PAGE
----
With upcoming long festival season after witnessing two quarters of muted growth, we could see increase in competitive intensity, increased spend on marketing and deeper discounts from companies to garner volume growth.
The second term of Prime Minister Modi has brought most of the much-awaited reforms - be it social, political or financial in a very short time as compared to any previous terms.
Coming to the financial reforms, the two key important decisions taken in the past few days are one the transfer of reserves from the Reserve Bank of India (RBI) to the government. The second biggest reform done last week was the corporate tax cut where the Centre reduced the tax rates for almost all listed companies.
Both these decisions are significant on their own and invoke a varying degree of thought, perception and debate from different market participants. These decisions also signal unshackling of India’s financial policy and a shift in its thought.
Coming to the corporate tax reforms, the government has again shown a shift from popular demand-side response to revive economic growth and has opted for more nuanced and structural supply-side reforms. This could not only revive economic growth but could also keep inflation in check. This reform has at the outset been taken positively by corporate India which are expected to benefit most in terms of higher earnings growth.
In terms of data based on the latest financial year, the business-to-business (B2B), especially domestic manufacturing companies are visibly the key beneficiaries.
Sectors ranging from core manufacturing companies in Metals & mining, Telecom, Paper, Hospitality, Agri, Electricals, and Engineering amongst others could be getting more than 15 percent of the nominal increase in their profits after tax.
While most companies downstream manufacturing companies, services, export dominant businesses, and business-to-consumer (B2C) businesses stand at the lower end of the list in terms of nominal benefits post new tax rule.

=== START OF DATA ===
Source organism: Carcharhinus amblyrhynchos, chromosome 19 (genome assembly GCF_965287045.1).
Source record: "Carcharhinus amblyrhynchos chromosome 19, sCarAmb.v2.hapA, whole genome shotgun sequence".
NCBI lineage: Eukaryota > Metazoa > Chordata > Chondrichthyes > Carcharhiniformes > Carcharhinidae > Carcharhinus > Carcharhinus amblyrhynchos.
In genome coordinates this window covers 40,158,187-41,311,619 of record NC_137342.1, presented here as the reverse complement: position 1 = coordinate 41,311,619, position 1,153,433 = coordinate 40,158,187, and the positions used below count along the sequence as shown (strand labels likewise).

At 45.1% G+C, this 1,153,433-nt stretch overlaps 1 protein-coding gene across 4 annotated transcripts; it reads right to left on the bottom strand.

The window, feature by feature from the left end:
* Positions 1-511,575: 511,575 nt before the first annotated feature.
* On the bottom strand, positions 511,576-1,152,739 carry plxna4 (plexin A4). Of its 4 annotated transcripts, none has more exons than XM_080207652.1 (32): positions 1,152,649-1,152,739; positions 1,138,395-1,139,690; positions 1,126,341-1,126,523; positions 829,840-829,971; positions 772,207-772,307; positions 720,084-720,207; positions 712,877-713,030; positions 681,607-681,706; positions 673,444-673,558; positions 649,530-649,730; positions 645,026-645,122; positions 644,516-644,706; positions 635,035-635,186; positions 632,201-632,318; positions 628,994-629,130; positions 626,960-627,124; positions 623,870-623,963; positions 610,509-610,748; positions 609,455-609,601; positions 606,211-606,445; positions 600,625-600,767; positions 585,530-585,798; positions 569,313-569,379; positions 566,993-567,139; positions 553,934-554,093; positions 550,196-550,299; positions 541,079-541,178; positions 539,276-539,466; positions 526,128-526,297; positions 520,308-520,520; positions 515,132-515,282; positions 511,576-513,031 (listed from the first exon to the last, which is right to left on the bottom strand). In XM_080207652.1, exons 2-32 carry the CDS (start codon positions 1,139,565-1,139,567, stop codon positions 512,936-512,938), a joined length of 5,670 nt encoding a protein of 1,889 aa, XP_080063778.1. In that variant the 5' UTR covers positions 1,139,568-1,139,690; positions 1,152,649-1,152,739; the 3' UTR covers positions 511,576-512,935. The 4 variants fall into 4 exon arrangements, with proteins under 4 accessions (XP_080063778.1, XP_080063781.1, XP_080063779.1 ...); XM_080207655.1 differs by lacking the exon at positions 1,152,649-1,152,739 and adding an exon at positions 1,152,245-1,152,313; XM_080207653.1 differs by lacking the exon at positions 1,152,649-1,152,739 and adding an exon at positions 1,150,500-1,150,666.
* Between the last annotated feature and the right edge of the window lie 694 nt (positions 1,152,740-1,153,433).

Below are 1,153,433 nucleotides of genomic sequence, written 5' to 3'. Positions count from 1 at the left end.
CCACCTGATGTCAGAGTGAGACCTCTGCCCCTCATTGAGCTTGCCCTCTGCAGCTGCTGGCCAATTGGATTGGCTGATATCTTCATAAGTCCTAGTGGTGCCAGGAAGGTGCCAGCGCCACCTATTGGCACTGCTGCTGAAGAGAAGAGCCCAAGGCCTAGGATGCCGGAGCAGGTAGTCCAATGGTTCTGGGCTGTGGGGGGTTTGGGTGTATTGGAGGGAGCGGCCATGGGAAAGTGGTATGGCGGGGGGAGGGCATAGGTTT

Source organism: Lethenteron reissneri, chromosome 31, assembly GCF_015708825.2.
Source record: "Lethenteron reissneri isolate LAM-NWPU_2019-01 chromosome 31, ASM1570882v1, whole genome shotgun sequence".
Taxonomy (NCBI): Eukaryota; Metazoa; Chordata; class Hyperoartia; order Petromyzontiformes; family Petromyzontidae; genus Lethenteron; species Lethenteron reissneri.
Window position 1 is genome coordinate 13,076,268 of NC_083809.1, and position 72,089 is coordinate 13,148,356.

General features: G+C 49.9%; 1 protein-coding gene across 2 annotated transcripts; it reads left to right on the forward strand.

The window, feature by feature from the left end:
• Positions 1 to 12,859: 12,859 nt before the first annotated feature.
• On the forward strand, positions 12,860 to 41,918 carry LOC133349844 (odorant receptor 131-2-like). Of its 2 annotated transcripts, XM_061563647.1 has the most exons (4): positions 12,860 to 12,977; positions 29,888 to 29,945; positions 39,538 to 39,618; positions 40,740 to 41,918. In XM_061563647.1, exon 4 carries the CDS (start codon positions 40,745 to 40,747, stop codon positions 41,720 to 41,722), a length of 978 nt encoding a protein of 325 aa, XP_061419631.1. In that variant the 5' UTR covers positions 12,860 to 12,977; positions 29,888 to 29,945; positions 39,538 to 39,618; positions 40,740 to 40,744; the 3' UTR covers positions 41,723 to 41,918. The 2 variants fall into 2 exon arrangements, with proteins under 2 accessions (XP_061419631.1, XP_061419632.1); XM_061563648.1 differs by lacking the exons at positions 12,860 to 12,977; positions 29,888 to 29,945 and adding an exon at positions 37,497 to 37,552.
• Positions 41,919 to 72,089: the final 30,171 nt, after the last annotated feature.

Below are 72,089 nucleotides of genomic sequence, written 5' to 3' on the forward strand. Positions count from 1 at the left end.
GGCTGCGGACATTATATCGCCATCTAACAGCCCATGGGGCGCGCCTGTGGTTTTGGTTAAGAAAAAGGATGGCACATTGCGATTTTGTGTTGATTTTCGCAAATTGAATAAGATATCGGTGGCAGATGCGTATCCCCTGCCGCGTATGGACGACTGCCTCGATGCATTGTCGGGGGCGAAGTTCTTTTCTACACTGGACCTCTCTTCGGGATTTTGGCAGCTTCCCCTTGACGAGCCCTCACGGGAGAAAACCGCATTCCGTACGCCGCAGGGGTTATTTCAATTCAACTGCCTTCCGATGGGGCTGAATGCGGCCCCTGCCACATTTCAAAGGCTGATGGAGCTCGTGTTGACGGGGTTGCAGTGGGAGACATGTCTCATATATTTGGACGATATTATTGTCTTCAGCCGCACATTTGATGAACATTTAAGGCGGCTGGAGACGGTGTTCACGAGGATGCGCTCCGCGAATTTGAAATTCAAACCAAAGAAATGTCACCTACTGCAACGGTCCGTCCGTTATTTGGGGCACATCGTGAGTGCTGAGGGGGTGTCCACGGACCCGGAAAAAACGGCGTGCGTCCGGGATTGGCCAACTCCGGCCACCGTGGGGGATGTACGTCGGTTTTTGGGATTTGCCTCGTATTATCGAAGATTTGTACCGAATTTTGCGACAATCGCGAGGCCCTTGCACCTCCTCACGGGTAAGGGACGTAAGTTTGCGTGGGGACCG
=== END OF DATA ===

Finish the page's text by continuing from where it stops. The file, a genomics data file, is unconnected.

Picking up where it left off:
However, if we look more closely the dynamics of how this tax relief could play out in the medium-term and analyse strengths, weaknesses and pricing power of each sector and companies within these sectors and also include the subjective role played by the different management style and choices they make. Then relying on the above data-based analysis becomes more of like missing woods for the trees.
Generally, B2B businesses and core manufacturing industries lack significant pricing power due to the nature of their businesses as it is more focused on volumes and economies of scale than the pricing alone.
Better pricing, of course, is beneficial but not crucial and definitely not permanent and adds to cyclicality. Thus, at the most, the benefit could be one half in the near term and almost about one fourth in medium-term and rest could flow towards more downstream companies and B2C businesses.
The B2C and services based businesses seemingly look like they are getting lower benefits as many are already around the new tax regime. But, the actual gains could in medium-term be higher than what is perceived today as most of these businesses have significant barriers, technological intensity, pricing power and specialisation built-in their product portfolios.
With the upcoming long festival season after witnessing two-quarters of muted growth, we could see an increase in competitive intensity, increased spend on marketing and deeper discounts from companies to garner volume growth.
Hence, the questions arising for investors and market participants are how this new taxation disruption could actually unravel going ahead in the medium term and how exactly they should position their investments to generate alpha for long term.
Well, for long term investors, we have found few key themes they should keep in mind while identifying for the potential investment in a stock.
Firstly, what we are witnessing in the Indian economy is more of a gradual disruption happening in many areas and less of a structural slowdown. Secondly, the increased role technology is playing in every sphere of business is also changing dynamics of the businesses along with reducing response time for the incumbent to adjust and react, making them vulnerable.
Hence, the simple strategy small and medium investors should currently follow is to invest in very simple business model, high technology intensity like patents etc., businesses with large brands, large distribution network and in sectors which has higher regression coefficient with GDP like consumers, services, banking, technology and similar characteristics and leave the complex and cyclical business for more complex strategy which demands more attention to details.
The author is Head Fundamental Research (Investment Services) - AVP Equity Research at Anand Rathi Shares & Stock Brokers.Disclaimer: The views and investment tips expressed by investment expert on moneycontrol.com are his own and not that of the website or its management. Moneycontrol.com advises users to check with certified experts before taking any investment decisions.The Great Diwali Discount!
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